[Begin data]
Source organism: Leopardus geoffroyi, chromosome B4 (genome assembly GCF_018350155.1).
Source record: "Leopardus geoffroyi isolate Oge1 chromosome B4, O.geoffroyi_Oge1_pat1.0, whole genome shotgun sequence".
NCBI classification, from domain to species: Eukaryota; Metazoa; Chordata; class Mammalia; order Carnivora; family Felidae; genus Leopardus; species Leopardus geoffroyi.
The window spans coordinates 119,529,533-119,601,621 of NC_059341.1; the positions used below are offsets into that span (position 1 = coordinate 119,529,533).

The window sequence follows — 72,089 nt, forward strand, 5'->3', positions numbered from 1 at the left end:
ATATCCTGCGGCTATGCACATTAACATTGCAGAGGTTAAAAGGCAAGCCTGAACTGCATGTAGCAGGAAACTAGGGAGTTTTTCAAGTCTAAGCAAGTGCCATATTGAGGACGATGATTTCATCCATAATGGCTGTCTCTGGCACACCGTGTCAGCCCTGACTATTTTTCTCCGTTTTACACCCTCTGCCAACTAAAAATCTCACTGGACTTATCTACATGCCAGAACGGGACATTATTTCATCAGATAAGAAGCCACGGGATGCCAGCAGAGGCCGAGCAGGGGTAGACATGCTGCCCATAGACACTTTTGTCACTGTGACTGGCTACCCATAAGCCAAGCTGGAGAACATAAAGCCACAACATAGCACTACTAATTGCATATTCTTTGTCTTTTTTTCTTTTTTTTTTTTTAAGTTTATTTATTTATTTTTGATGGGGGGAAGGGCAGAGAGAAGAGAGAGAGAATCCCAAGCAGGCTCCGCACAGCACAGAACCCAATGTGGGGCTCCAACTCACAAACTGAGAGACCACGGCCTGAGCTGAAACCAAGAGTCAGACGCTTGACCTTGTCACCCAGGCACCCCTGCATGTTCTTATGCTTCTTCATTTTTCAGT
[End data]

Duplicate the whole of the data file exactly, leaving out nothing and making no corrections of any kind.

Source organism: Leopardus geoffroyi, chromosome B4 (genome assembly GCF_018350155.1).
Source record: "Leopardus geoffroyi isolate Oge1 chromosome B4, O.geoffroyi_Oge1_pat1.0, whole genome shotgun sequence".
NCBI classification, from domain to species: Eukaryota; Metazoa; Chordata; class Mammalia; order Carnivora; family Felidae; genus Leopardus; species Leopardus geoffroyi.
The window spans coordinates 119,529,533-119,601,621 of NC_059341.1; the positions used below are offsets into that span (position 1 = coordinate 119,529,533).

The window sequence follows — 72,089 nt, forward strand, 5'->3', positions numbered from 1 at the left end:
ATATCCTGCGGCTATGCACATTAACATTGCAGAGGTTAAAAGGCAAGCCTGAACTGCATGTAGCAGGAAACTAGGGAGTTTTTCAAGTCTAAGCAAGTGCCATATTGAGGACGATGATTTCATCCATAATGGCTGTCTCTGGCACACCGTGTCAGCCCTGACTATTTTTCTCCGTTTTACACCCTCTGCCAACTAAAAATCTCACTGGACTTATCTACATGCCAGAACGGGACATTATTTCATCAGATAAGAAGCCACGGGATGCCAGCAGAGGCCGAGCAGGGGTAGACATGCTGCCCATAGACACTTTTGTCACTGTGACTGGCTACCCATAAGCCAAGCTGGAGAACATAAAGCCACAACATAGCACTACTAATTGCATATTCTTTGTCTTTTTTTCTTTTTTTTTTTTTAAGTTTATTTATTTATTTTTGATGGGGGGAAGGGCAGAGAGAAGAGAGAGAGAATCCCAAGCAGGCTCCGCACAGCACAGAACCCAATGTGGGGCTCCAACTCACAAACTGAGAGACCACGGCCTGAGCTGAAACCAAGAGTCAGACGCTTGACCTTGTCACCCAGGCACCCCTGCATGTTCTTATGCTTCTTCATTTTTCAGT